(what we found out)
I was one of ten delegates of the Canadian Peace Alliance to a disarmament conference in Moscow, May 13-15. We visited the Soviet Union for two weeks as guests. Most of us assumed that the Soviet Peace Committee, as an official body, was a creature of government and that the funding for this conference and for our visit came partly from their government. We were to find out otherwise. We questioned the area Peace Committees in each of the four cities we visited: Petrozavodsk, near Finland; Lvov and Kiev in the Ukraine, and Moscow.
Each year from April 9 to May 9, the entire population commemorates those who perished in "The Great Patriotic War." The month is given over to educational and memorial activities and to fund-raising for peace. In the city of Lvov alone, out of a population of 2.7 million, a half million persons participated in fifty peace marches and demonstrations. May 9, marks their Remembrance Day. It is a common practice for workers to give one day's wage, referred to as a "peace shift" during the memorial month. All contributions are voluntary. (I suspect the social pressure is similar to office collection for United Appeal Fund Campaigns.) Workers may send their pay directly to the Soviet Peace Fund in Moscow or deposit it to a special bank account. Other imaginative ways of raising money include annual toy bazaars in each school where children sell handmade toys; artists' donations of the sale of their works, benefit music, dance and theatre performances; legacies of money, gold, and jewels. The annual amount raised in 400 million roubles or between 1 and 1.5 ($2-$3) roubles for every Soviet woman, man, and child.
There is no individual membership to either the Soviet Peace Committee or to the Soviet Peace Fund. A school, depending on its size, elects 9-11 members; a large factory 17-25. Within the Lvov area there are over 2000 persons elected to these Committees of Assistants.
The chief purpose of the fund is to grant humanitarian aid to regions which are affected by hunger, war, and natural disasters. Some examples include: disaster relief for Ethiopia, donations to Nicaraguans; kindergarten and medical facilities in Vietnam, aid to Palestinian victims of bombing in Lebanon, supplies to refugees in Kampuchea. Funds to liberation movements are used strictly for humanitarian reasons. "No guns or arms are bought. Only such things as textbooks and hospitals." The Soviet Peace Fund was founded 26 years ago because of the large donations people were making to the Soviet Peace Committee. The Board of Directors is elected from its founding member organizations, including the Soviet Peace Committee, the Red Cross, the Soviet of Friendship, the Soviet Asia Africa Solidarity Society, and others. In each branch office there are two or three full-time staff; an accountant/manager, a combined executive secretary of the Soviet Peace Fund and the Soviet Peace Committee, and an office secretary. Only low income groups receive grants to help them finance their peace activities; wage earners are expected to finance their own. The small staffs are assisted by thousands of volunteers.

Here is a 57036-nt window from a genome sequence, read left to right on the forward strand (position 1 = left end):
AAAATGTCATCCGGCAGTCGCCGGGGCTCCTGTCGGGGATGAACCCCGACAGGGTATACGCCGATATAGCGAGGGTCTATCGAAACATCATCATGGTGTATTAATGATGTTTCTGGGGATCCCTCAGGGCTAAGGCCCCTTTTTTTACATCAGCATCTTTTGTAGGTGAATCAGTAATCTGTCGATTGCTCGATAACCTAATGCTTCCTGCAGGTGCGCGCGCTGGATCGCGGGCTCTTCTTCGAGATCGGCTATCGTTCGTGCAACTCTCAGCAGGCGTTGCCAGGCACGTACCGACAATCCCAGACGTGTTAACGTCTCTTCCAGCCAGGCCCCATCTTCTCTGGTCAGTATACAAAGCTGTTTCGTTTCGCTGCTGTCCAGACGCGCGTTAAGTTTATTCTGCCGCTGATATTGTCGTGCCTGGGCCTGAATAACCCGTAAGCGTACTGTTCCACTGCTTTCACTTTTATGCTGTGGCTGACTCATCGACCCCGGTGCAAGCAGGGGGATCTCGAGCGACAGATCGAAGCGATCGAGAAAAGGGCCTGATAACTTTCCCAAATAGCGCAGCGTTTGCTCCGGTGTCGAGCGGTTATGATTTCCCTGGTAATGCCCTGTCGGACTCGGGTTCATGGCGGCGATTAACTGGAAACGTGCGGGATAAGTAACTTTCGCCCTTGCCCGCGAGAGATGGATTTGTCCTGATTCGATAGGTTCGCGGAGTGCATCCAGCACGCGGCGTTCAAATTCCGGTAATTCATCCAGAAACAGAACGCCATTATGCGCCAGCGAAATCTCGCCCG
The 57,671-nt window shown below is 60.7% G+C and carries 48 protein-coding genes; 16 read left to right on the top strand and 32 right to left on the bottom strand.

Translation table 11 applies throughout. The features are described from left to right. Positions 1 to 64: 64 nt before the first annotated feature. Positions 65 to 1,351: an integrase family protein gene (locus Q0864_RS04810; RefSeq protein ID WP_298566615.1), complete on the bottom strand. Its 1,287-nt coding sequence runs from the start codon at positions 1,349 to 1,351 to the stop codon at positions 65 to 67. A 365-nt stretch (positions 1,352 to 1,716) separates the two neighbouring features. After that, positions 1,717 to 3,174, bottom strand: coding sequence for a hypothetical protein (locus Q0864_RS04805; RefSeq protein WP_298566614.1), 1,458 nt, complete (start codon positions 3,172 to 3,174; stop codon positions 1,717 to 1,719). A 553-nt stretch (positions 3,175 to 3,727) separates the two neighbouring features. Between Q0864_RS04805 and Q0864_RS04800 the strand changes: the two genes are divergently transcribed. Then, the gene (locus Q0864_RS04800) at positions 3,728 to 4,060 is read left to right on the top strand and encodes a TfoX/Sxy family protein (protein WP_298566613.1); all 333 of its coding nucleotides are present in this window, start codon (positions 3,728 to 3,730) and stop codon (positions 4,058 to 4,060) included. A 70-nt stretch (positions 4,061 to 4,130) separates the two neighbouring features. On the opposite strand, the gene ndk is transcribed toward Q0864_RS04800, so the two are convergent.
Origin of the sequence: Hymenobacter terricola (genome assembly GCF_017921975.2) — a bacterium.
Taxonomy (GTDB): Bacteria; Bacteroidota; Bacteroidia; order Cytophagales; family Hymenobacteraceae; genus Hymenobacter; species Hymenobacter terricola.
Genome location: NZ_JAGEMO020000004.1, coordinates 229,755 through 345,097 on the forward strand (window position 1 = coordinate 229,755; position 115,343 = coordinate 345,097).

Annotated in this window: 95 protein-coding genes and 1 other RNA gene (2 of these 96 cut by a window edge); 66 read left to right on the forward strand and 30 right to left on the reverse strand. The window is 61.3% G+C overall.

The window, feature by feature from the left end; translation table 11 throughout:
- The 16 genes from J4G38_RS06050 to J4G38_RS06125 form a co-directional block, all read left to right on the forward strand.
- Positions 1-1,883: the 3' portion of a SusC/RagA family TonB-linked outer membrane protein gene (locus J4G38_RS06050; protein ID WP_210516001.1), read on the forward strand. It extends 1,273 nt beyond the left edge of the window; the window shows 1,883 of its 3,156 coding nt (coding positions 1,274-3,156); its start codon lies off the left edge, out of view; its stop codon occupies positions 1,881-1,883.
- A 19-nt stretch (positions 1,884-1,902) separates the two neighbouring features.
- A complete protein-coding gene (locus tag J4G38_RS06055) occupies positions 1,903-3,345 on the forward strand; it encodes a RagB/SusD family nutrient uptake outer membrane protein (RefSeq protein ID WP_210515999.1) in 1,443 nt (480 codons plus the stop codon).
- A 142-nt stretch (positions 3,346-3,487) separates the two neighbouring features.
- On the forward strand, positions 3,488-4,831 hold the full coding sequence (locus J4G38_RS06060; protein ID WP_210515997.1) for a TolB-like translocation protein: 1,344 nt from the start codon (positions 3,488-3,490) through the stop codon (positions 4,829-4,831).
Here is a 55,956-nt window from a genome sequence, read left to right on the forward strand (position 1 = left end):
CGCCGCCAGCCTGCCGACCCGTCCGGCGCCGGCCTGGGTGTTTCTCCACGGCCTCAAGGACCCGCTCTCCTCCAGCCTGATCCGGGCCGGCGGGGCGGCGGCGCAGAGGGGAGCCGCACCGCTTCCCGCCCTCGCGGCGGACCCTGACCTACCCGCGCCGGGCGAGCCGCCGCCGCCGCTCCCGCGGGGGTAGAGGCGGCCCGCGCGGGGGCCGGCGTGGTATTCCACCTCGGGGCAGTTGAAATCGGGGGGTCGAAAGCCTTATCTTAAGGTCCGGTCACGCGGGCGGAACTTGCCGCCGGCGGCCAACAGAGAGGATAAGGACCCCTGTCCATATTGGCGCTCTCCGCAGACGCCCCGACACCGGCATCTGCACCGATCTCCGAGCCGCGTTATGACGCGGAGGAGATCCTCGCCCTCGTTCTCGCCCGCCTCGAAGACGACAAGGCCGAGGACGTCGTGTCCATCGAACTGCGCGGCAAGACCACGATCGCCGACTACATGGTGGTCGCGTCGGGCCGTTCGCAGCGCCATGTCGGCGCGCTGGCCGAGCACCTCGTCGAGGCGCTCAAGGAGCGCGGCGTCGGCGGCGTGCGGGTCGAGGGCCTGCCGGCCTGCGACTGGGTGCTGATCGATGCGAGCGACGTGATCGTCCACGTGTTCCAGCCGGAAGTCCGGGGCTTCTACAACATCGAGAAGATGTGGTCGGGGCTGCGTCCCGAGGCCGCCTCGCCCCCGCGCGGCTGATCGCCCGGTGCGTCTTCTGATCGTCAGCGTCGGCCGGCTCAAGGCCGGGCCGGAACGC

By law, the first lesson of the school year in September in every class, at every level, must be about peace. These are given by the members of the Soviet Peace Committee to 45 million students. The volunteers, sometimes war veterans, encourage children and youths to discuss what they can do to strengthen peace. Surprisingly, Soviet school children raise funds to help the children in Afghanistan.
The committee does not consider that it has an obligation to account to the public or to its donors, "rouble for rouble" on how the funds are spent. Newspaper articles explain in general how the money is allocated, which countries receive support, and the number of donors. Personal donations are always recorded, acknowledged, and records are available to donors upon request. Donors may designate their contribution to certain projects whenever possible. There is criticism of the fund for a certain lack of glasnost-which is causing them to re-examine their practices.
The Soviet Peace Committee thinks of their government's policies as coinciding with their own views on disarmament. Although two of the staff present were party members, not all of their staff were. We mentioned the Moscow Group for Trust. However, the official commented impatiently: "Who's against trust? What they are doing sometimes undermines trust!"
Although the Soviet Peace Committee was not critical of it's government's policies, they saw it as their role to support, initiate ideas, and lobby influential government decision-makers for nuclear disarmament With respect to conventional arms, the subject seems to be open for debate. They do not have the answer to the question of how much defence is enough. Nonetheless, they maintained that their military has nothing to lose if the military budget is reduced because theirs is not a profit-based military industrial system like ours.
Some in our delegation feel that the Soviet peace movement has not moved from a policy of "peace through strength." There is no doubt that die Soviets are well aware of the consequences of nuclear war; but whether they believe that war must be abolished is another matter. Remembering their war dead is a powerful force for keeping them armed, just as it motivates them to work and contribute to peace. Since coming home I wonder about all the citizens in the Soviet Union who perished under Stalin and why these twenty million persons are not commemorated as are those who died in war. We still have much to discuss about how to avoid violence.
Marion Kerans, a member of Voice of Women, is working on a biography of Muriel Duckworth, one of VOW's founders.
Peace Magazine Oct-Nov 1987, page 9. Some rights reserved.
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